Despite increasing payments into the funds, Evanston’s unfunded liability for its police and fire pension programs continued to soar over the past year — increasing nearly 10 percent to $174 million.

In a report to be presented to aldermen at a special City Council meeting tonight, Assistant City Manager Marty Lyons says part of the increase is a result of the city asking its actuary to reduce the anticipated rate of return on future investments from the 7.25 percent level used over the past few years to 7 percent.

Lyons says that based on market performance over the past few years, even the 7 percent number may be too high.

He says the actual return achieved recently by other police and fire funds handled by the city’s actuarial firm has been 6.75 percent. (See update below.)

And he added that if the city’s funds don’t start doing better within the next couple of years, it may be necessary to ratchet the projected return rate down again.

The city has made the annual required contribution estimated by its actuary each year — rising from $8.8 million in 2006 to a projected $16 million this year. That represents about 8 percent of the city’s total projected spending of just over $196 million this year.

In addition the city also kicked in a one-time lump sum payment of $4.5 million in 2008-09 to try to improve the condition of the pension funds.

The city’s finance division manager, Steve Drazner, in a separate memo to aldermen noted that even though the equity market recovered somewhat in 2009, the gains didn’t fully offset the losses seen in 2008.

And he noted that for actuarial purposed the losses from 2008 are smoothed over a four year period — so those losses will continue to negatively affect the actuarial value of assets for another two years.

Update 6/23/10 7:20 p.m.: Lyons this evening said his earlier statement about the returns of other fire and police pension funds was misleading. He says he meant to say that the public safety pension funds in other cities overseen by the city’s actuarial firm have set a target return rate of 6.75 percent, but may not even be achieving that during the recession.

Bill Smith is the editor and publisher of Evanston Now.

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  1. It’s the pensions stupid!

    All of this talk about public safety is a red herring. We will not be at risk with three fewer firefighters. If our fire department’s leadership can’t figure out how to do more with less as every private company has done during this recession than let’s get leadership that can!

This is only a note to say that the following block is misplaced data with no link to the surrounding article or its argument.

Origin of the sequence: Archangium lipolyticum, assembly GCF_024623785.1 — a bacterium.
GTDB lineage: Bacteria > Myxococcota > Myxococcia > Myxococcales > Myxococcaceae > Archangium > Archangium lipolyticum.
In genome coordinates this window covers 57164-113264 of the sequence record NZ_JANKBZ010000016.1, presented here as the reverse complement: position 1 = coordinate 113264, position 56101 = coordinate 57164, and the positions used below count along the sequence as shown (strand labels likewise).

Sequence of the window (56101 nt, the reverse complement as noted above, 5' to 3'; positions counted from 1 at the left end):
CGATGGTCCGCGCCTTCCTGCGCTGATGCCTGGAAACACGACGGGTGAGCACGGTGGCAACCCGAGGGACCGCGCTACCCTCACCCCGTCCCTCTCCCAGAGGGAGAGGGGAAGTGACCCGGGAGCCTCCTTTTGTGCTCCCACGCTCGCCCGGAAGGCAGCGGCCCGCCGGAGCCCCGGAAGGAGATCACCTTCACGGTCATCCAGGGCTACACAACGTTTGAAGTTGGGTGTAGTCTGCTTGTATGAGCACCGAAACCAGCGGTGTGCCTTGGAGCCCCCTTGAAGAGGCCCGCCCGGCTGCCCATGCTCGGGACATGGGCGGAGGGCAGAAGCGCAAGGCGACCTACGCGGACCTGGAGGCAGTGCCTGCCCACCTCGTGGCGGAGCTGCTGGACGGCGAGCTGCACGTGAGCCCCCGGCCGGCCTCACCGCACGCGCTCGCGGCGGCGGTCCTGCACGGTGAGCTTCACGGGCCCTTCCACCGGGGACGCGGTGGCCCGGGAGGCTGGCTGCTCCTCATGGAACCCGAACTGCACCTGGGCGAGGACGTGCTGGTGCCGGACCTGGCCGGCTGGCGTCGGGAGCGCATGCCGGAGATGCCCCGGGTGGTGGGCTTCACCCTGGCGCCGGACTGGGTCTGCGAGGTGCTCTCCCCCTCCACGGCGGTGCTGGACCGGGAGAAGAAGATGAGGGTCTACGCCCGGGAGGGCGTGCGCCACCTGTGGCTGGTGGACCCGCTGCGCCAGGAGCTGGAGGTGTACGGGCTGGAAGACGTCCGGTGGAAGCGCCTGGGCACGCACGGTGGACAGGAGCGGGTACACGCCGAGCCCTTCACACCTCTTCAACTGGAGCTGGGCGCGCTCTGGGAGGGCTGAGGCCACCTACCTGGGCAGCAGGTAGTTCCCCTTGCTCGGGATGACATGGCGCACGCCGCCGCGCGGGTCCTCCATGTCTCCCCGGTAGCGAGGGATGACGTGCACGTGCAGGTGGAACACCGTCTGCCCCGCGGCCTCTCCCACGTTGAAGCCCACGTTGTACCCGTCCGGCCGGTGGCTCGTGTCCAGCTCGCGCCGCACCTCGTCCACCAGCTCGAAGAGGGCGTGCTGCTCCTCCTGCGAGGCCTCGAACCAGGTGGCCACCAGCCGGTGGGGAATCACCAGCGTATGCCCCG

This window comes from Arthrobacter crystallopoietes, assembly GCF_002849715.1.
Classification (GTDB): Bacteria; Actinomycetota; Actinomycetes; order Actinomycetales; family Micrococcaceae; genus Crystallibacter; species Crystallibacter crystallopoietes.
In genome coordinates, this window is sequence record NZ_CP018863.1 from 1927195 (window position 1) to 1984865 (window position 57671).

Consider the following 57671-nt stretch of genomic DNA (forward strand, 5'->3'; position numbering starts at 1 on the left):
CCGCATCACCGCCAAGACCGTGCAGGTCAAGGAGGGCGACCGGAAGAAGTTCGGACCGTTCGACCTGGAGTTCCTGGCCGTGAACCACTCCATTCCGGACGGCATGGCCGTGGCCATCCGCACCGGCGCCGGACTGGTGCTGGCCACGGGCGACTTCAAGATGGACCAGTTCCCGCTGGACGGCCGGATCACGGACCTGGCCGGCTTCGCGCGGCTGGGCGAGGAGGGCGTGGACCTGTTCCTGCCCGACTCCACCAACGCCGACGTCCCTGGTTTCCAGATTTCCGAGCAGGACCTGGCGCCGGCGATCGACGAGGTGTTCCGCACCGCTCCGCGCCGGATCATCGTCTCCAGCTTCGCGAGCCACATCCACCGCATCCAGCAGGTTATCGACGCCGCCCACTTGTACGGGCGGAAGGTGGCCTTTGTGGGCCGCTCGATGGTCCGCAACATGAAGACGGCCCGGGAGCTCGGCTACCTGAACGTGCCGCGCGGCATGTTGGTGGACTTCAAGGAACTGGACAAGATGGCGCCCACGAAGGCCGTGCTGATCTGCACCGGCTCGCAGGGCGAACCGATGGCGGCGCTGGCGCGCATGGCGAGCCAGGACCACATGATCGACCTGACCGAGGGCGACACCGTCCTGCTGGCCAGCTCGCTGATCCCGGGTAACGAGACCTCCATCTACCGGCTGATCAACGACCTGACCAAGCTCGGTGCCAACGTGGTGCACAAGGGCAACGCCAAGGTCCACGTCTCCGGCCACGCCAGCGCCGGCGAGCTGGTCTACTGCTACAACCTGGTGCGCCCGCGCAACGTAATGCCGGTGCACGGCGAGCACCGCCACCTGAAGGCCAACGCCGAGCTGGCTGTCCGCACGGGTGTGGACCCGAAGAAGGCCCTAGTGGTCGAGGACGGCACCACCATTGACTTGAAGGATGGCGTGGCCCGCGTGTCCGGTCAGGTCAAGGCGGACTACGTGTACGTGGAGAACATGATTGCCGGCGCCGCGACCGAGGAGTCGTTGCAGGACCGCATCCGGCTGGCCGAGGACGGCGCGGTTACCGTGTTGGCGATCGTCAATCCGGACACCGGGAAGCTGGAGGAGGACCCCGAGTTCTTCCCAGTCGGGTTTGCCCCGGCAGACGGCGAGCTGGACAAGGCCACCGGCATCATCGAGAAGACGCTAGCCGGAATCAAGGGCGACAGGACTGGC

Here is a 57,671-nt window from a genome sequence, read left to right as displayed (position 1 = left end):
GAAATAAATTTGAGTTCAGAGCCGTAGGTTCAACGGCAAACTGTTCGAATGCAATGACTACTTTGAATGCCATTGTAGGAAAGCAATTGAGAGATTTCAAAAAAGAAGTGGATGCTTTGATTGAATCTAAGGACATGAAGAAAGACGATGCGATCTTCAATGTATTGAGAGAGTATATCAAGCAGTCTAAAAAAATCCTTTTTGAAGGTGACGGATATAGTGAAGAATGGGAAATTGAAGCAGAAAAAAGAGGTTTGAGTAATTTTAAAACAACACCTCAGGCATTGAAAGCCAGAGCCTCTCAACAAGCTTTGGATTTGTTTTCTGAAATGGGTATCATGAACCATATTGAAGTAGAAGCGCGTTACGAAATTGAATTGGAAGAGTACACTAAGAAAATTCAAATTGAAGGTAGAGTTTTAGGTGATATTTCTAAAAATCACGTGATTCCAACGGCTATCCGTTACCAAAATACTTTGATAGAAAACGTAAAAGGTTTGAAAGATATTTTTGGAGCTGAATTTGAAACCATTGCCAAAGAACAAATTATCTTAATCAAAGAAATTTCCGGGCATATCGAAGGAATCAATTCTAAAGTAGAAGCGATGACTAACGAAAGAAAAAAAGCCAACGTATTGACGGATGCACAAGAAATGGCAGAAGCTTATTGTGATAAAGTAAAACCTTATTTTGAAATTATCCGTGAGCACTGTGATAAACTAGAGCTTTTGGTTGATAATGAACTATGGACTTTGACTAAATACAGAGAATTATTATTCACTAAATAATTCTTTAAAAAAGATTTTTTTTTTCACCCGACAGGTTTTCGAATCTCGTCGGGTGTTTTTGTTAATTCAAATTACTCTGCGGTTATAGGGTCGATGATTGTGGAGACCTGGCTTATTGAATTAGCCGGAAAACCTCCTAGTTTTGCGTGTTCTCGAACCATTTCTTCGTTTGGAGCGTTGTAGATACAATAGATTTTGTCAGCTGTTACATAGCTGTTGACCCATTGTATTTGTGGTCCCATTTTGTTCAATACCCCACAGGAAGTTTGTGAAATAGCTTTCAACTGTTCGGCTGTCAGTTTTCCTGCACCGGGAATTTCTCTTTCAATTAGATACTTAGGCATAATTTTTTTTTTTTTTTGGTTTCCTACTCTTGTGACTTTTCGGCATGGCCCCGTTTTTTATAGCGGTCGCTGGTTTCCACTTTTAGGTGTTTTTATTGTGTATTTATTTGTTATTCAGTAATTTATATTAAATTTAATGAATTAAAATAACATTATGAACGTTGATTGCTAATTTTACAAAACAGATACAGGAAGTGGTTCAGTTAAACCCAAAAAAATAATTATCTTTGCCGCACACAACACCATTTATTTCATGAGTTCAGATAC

And let’s focus on the real problem. According to an Evanston Now story 8% of city spending goes to funding our pension obligations, which despite that contribution remain woefully underfunded even with a assumed return of 7% (How’s your 401(k) doing? Has it been earning a 7% annual return lately?).
    The situation is not sustainable and must be addressed, something the private sector realized years ago when it moved from defined benefit to defined contribution retirement plans, froze existing plans and negotiated roll-backs of benefits.
    I well understand the politics of this issue but the plain truth is that the city can not afford the course it is on. Everyone would be better served by dropping the alarmist tactics and getting to work on a solution to the real problem.
  2. Here’s a MUCH better way to

    Here’s a much better way to go ………………. time to get rid of the trash called unions.  No unions = No union dues = No money to bribe politicians = no reason for politicians to give the unions workers excessive pay, pensions, and benefits !

    Indiana has the best approach …decertifiying Indiana’s public-employee unions ….now we’re talking. Time magazine story

    Indiana Governor Mitch Daniels, a budget czar in the free-spending Bush administration, has proved an efficiency fiend at the state level, privatizing bureaucracies, selling a poorly managed toll road, even harvesting the paper clips from state tax returns for reuse in government offices.

    Daniels took the controversial step of decertifying Indiana’s public-employee unions, a move that may endear him to Republican voters should he decide to run for president in 2012.

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